Please use this identifier to cite or link to this item: https://hdl.handle.net/10356/155017
Title: Effect of seating arrangement on class engagement in team-based learning : a quasi-experimental study
Authors: Seet, Andrew Hong An
Tan, Emmanuel
Rajalingam, Preman
Keywords: Social sciences::General
Issue Date: 2022
Source: Seet, A. H. A., Tan, E. & Rajalingam, P. (2022). Effect of seating arrangement on class engagement in team-based learning : a quasi-experimental study. Medical Science Educator, 32, 229-237. https://dx.doi.org/10.1007/s40670-021-01469-7
Journal: Medical Science Educator
Abstract: Introduction: This study investigated the effects of seating distance and orientation on engagement in novice and experienced learners in a large classroom explicitly designed for team-based learning (TBL). Learning what affects TBL engagement may improve its implementation. Methods: Participants were novice first-year and experienced second-year undergraduate medical students in Singapore (male = 103, female = 57). Their age ranged from 18 to 23 (M = 19.5, SD = 1.06). This quasi-experimental study considered two factors. Firstly, the distance from the teams’ table to the tutor’s table. Secondly, students’ orientation at each table, with either their front or back facing the tutor. Engagement was measured using two instruments, Situational Cognitive Engagement Measure and Classroom Engagement Survey at two TBL sessions — before and after swapping seating arrangements. Results: For experienced students, seating distance did not significantly affect engagement (p = 0.08–0.89). Novice student’s engagement levels decreased significantly for those who moved further; M = 3.30 to 2.98 (p = 0.009–0.023). However, overall engagement also decreased post-swap regardless of direction moved; M = 3.26 to 3.00 (p = 0.004). For both cohorts, seating orientation did not significantly affect engagement (p = 0.07–0.62). Those unaffected by seating arrangement commended the classroom’s design, such as screens all around and quality audio-visual system. Novice students exhibited a stronger preference to sit nearer to the tutor than experienced students. Both groups preferred sitting with their front-facing the tutor. Discussion: Within specially designed TBL classrooms, seating distance and orientation did not significantly affect engagement. Technologically enhanced team-centric spaces provide a favourable environment for TBL, though students’ preferences for seats may change with more TBL experience.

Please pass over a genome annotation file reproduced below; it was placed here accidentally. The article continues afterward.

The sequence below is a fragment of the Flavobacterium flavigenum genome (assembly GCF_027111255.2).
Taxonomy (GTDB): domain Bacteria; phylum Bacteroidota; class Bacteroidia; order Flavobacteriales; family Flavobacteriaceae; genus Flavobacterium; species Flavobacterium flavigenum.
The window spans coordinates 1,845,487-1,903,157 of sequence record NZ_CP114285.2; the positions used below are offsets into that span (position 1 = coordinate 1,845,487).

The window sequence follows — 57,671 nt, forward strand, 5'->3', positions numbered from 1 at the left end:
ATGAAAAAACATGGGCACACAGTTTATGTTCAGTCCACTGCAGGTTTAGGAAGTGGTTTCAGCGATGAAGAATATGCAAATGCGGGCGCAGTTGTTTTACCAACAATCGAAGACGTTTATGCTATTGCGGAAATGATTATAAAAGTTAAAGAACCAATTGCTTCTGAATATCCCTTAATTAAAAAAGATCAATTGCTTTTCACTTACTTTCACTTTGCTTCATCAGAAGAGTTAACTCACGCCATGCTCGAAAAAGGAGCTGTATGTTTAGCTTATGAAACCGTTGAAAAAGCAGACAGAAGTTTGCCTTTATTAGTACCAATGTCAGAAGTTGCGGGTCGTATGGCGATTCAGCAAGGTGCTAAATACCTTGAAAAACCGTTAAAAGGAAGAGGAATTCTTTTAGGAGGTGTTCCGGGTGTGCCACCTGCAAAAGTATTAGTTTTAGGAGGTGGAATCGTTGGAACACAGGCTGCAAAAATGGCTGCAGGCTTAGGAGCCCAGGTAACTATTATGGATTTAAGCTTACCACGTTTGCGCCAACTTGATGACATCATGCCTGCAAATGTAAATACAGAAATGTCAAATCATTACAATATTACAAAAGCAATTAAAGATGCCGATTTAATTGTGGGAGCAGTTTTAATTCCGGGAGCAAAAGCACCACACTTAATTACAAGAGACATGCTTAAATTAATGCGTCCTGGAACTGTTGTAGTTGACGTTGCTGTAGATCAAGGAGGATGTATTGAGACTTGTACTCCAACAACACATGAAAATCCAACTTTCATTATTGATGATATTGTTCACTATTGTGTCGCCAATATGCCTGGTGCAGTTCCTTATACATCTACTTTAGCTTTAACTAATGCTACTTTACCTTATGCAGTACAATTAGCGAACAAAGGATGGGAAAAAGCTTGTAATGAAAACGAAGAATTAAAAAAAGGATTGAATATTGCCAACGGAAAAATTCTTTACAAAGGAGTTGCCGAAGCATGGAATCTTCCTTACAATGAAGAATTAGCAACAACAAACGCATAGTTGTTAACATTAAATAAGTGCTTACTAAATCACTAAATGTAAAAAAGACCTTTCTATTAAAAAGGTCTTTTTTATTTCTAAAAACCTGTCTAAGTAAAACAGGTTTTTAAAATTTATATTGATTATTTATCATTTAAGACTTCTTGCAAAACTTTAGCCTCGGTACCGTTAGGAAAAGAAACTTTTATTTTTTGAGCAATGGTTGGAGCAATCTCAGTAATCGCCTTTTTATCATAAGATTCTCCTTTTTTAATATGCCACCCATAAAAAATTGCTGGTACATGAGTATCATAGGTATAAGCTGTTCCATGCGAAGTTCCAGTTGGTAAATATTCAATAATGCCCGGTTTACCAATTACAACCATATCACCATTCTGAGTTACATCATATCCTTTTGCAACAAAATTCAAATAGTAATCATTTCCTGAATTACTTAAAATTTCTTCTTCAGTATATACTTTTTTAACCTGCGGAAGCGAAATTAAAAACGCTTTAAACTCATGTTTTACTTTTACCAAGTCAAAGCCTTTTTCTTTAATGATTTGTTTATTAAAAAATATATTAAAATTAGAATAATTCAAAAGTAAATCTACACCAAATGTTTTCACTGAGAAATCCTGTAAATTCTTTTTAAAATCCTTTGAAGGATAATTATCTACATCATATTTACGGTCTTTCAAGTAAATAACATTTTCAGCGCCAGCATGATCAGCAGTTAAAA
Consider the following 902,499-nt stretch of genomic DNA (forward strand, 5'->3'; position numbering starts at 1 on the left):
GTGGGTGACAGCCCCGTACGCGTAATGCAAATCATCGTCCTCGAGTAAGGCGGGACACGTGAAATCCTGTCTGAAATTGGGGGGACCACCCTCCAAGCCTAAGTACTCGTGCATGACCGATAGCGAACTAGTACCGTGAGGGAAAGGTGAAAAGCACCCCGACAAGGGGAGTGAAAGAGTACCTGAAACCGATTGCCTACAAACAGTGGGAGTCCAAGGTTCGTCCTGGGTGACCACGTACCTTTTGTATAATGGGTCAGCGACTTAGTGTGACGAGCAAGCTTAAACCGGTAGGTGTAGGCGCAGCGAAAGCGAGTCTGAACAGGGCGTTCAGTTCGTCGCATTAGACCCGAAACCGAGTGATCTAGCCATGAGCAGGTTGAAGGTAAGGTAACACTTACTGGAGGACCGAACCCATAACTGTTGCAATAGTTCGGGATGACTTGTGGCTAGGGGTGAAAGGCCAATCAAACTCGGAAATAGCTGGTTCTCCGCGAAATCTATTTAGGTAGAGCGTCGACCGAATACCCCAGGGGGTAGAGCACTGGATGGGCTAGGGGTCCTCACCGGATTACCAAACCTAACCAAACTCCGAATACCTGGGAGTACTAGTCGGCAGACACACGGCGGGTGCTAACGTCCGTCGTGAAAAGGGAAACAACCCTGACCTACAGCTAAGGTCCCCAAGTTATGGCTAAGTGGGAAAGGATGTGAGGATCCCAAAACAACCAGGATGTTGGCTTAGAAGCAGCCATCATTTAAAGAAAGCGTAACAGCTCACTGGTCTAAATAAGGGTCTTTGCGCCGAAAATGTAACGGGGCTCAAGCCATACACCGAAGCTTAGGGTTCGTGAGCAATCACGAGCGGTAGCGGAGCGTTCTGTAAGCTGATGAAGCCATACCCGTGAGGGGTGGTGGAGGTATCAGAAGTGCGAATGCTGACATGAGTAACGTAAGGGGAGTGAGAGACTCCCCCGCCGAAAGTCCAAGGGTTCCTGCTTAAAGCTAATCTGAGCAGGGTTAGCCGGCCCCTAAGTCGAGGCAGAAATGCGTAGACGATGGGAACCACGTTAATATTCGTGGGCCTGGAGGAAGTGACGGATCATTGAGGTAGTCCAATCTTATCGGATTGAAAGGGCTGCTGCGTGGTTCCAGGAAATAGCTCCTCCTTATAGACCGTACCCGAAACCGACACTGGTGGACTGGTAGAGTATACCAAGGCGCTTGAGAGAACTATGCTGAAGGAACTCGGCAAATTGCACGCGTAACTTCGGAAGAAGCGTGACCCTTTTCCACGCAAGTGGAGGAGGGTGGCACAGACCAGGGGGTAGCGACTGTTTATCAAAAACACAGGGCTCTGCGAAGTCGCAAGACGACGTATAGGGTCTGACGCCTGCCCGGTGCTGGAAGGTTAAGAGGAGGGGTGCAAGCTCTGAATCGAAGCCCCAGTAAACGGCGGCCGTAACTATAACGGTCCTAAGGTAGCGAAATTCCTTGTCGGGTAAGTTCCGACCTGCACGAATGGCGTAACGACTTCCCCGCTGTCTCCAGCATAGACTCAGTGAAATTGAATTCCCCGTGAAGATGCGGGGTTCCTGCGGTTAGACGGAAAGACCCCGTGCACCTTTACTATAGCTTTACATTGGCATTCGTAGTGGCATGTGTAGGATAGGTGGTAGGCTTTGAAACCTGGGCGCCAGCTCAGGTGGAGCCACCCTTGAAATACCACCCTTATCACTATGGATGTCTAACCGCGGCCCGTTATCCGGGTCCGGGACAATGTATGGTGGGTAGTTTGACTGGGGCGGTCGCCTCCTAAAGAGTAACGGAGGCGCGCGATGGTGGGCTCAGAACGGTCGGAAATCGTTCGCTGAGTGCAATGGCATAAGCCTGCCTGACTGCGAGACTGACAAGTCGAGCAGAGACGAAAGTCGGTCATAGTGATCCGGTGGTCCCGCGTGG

URI: https://hdl.handle.net/10356/155017
ISSN: 2156-8650
DOI: 10.1007/s40670-021-01469-7
Rights: © 2021 The Author(s) under exclusive licence to International Association of Medical Science Educators. All rights reserved.
Fulltext Permission: none
Fulltext Availability: No Fulltext
Appears in Collections:LKCMedicine Journal Articles

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